Publishers hope we're doing it.
I picked up a book based on the beautiful cover and discovered one of my favorite authors-Amor Towles. The blob covers are a turn-off for me.
Great piece yet again. You have a knack for simply-written, intensely fascinating articles. I wonder if some of this comes from your newspaper writing.
This topic is great! As a designer -- I work as a UX writer -- I pay very close attention to book design, more for fun than anything.
Agree with what you wrote. Some other covers I love? The Topeka School by Ben Lerner (haven’t read but saw it). Also, the geometric, tessellation-like Albert Camus covers. Also, the standard pattern of NYRB books.
Dreaming of my own (future) books, I sometimes wonder if it would be cool to be arbitrary with both title and cover design: The Black Book, The Blue Book, The Red Book, where the cover is just a solid color. Probably not a great marketing strategy ... but they would look cool in a stack. Lol.
Great article John!
Some of my favorite covers are:
HAMNET ( boy with a feather across his face )
THE LIFE OF PI ( gorgeous tiger walking from back cover across to front cover )
NICKEL BOYS ( small drawing of two boys and only one shadow )
THE ROAD ( solid black cover with the title in red )
KLARA AND THE SUN ( a stylized hand with a gold sun dot in the center )
CLOUD ATLAS ( a collection of six boxes with photos of a variety of different clouds )
I pass over the blob covers (wrongly sometimes) assuming it's a fluff book. When I look around my bookshelves there isn't one in sight. In Cold Blood will never leave my mind. I like the cover on a current book I'm reading called The Actual True Story of Ahmed & Zarga. I got the feel of his trek across the desert before I even started reading.
The blob covers make me think it's a light and funny read, which is not always the case. I tend to go for dark-themed books, and I know I've missed out on reading some good books just because of the covers.
Will always feel a pang when I see, “Charlotte’s Web.”
I just picked up Tove Ditlevsen’s Copenhagen books on the strength of their covers and I’m glad I did. I didn’t realize Tartt’s Secret History was a Kidd design until now, but it’s one of my favorites. Seamus Heaney’s Beowulf is another favorite.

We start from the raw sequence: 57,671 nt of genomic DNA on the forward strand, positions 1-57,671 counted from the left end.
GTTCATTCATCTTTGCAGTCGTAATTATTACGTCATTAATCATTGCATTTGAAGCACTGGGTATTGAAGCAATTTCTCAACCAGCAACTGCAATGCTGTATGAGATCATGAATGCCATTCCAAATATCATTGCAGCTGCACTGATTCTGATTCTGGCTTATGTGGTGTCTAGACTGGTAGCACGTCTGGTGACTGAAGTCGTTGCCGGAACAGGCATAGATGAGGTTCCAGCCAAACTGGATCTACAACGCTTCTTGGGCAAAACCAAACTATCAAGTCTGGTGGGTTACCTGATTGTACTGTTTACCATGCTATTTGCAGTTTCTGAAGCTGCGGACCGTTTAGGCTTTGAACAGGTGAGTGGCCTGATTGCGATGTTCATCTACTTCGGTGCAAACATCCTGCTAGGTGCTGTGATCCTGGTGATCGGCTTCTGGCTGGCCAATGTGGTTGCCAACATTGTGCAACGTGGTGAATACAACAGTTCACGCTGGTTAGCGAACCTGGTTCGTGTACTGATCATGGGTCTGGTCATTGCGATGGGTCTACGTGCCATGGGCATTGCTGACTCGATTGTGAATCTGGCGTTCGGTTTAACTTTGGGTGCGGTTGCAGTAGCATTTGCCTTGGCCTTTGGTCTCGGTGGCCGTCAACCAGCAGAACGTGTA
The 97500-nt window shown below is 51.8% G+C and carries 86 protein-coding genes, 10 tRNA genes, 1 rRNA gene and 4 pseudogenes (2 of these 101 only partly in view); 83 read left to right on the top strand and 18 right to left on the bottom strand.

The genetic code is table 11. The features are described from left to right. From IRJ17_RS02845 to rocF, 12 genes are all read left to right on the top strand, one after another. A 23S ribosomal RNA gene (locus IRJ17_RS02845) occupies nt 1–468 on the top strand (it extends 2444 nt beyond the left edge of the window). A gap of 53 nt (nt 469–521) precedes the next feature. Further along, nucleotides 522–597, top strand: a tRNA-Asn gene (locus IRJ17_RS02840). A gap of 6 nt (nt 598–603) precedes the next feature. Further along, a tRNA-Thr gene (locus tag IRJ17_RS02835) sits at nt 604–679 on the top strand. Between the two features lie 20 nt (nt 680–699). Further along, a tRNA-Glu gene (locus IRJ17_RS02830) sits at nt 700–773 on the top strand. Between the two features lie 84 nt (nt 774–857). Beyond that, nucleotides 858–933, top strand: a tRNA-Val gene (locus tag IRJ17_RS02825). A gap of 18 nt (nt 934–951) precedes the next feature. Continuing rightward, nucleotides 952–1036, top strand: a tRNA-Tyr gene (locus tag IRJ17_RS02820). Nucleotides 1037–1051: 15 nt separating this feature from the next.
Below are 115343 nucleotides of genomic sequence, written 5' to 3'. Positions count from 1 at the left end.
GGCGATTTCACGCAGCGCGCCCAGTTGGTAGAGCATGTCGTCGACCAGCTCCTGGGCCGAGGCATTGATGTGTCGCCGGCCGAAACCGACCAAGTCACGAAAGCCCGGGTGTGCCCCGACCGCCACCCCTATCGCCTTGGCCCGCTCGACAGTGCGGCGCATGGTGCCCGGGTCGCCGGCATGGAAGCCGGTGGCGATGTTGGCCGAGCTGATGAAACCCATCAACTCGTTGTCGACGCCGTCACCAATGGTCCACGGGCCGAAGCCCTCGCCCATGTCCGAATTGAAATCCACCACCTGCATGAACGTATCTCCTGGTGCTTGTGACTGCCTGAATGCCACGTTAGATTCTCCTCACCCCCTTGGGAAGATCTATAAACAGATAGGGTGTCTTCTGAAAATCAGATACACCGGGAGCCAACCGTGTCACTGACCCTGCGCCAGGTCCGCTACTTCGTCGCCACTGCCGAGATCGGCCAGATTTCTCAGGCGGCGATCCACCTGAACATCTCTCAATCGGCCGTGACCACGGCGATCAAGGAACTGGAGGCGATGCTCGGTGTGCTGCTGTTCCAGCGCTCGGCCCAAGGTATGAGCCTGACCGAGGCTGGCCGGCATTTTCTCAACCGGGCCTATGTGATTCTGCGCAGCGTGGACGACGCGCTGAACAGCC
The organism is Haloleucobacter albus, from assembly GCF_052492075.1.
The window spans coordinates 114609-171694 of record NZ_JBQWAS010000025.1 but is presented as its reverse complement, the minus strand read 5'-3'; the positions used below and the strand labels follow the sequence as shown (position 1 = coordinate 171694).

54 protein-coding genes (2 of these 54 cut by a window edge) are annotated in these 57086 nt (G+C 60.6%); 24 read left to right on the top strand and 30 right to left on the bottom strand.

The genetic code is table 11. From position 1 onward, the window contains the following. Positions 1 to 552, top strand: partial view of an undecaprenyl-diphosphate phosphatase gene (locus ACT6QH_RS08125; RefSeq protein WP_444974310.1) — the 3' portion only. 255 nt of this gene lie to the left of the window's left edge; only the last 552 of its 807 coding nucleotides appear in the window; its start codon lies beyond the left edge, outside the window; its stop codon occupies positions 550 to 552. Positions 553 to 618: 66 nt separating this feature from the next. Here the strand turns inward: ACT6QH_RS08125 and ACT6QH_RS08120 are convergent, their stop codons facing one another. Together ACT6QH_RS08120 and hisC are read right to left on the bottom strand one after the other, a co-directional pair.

I think it’s important for a cover to stand out. I too simply pass over the blobs in the bookstore because they all run together, even though I’m sure some of them are quite good. I wonder about the classic covers you posted in that respect. I’ve always liked the old Philip Roth covers, but what did the other books on shelves at the time look like?
Thinking about this some more, I think some amount of uniformity is good. The problem for consumers is the huge amount of choice on the shelf. You don’t have time to read every blurb so a visual signal can tell you if a book is in the ballpark of what you like. And publishers can’t afford to pay the good designers for every title.
NYRB does this quite well. The standardization of their format makes it immediately recognizable, but there’s a wide variety in the images and color schemes that still allow individual titles to stand out and show their personalities
I had an "argument" about the cover of "A Little Life" with someone (who hadn't read the book) who said that the cover was a man having an orgasm. I said it's a man in pain. But -- maybe since he cuts to alleviate pain the answer is somewhere in between? One way or the other, it's a powerful cover for a powerful book.
The book cover is the book vibe. It should tell me exactly how I’ll feel when reading it. If there’s incongruity between the cover and the insides, we have at best a disappointment, at worst a DNF (!).
Some of my favorite covers include The Phantom Tollbooth (the wit, the sass!), The Valley of the Dolls (the faces cut out from pill shapes is genius), and more recently Valentine by Elizabeth Wetmore (desolate and gorgeous). I fully agree about The Godfather and the bold type - I recently purchased a paperback copy even though I have a kindle version simply for using in Bookstagram photos.
And any conversation about book covers must include the assumption publishers have discovered the power of a strong book cover plastered all over Instagram and Tik Tok. Maybe these amorphous blob book covers are just a result of the algorithm feeding the same stuff back to our lizard brains…
McSweeney’s fur covered edition of The Wild Things.
The cover of Euphoria by Lily King looks like blob art but it is actually a beautiful rendition of Rainbow Eucalyptus bark (the tree plays a very small part in the book). I've kept the book just for the cover.
In no particular order................I agree that Mrs. Biblioracle's revision of the cover was a great improvement. Also, you recently recommended Excellent Women by one of my VERY favorite authors, Barbara Pym. Thanks for that, and I hope your correspondent enjoys it as much as I did. As for book covers, come to think of it, some of my paperback Barbara Pyms have a sort of anticipatory blobby look. Printed in the 80's and 90's, they have a sort of repeating stylized pattern, which may or may not relate to the story. I confess I'm drawn to the classic Penguin dress: sober black border, no frills, all business text, and then an artwork of the period of the story (eg, portrait of Jane Austen, etc.).
I agree with you about the late '60's early '70's book covers, and get irritated when classic books get a cover makeover. I always get a thrill when I come across a book with an original cover in old bookshops. As a side note: I used to own Vida's book in an original cover format which was much more appropriate to the story. Interesting piece, thanks : )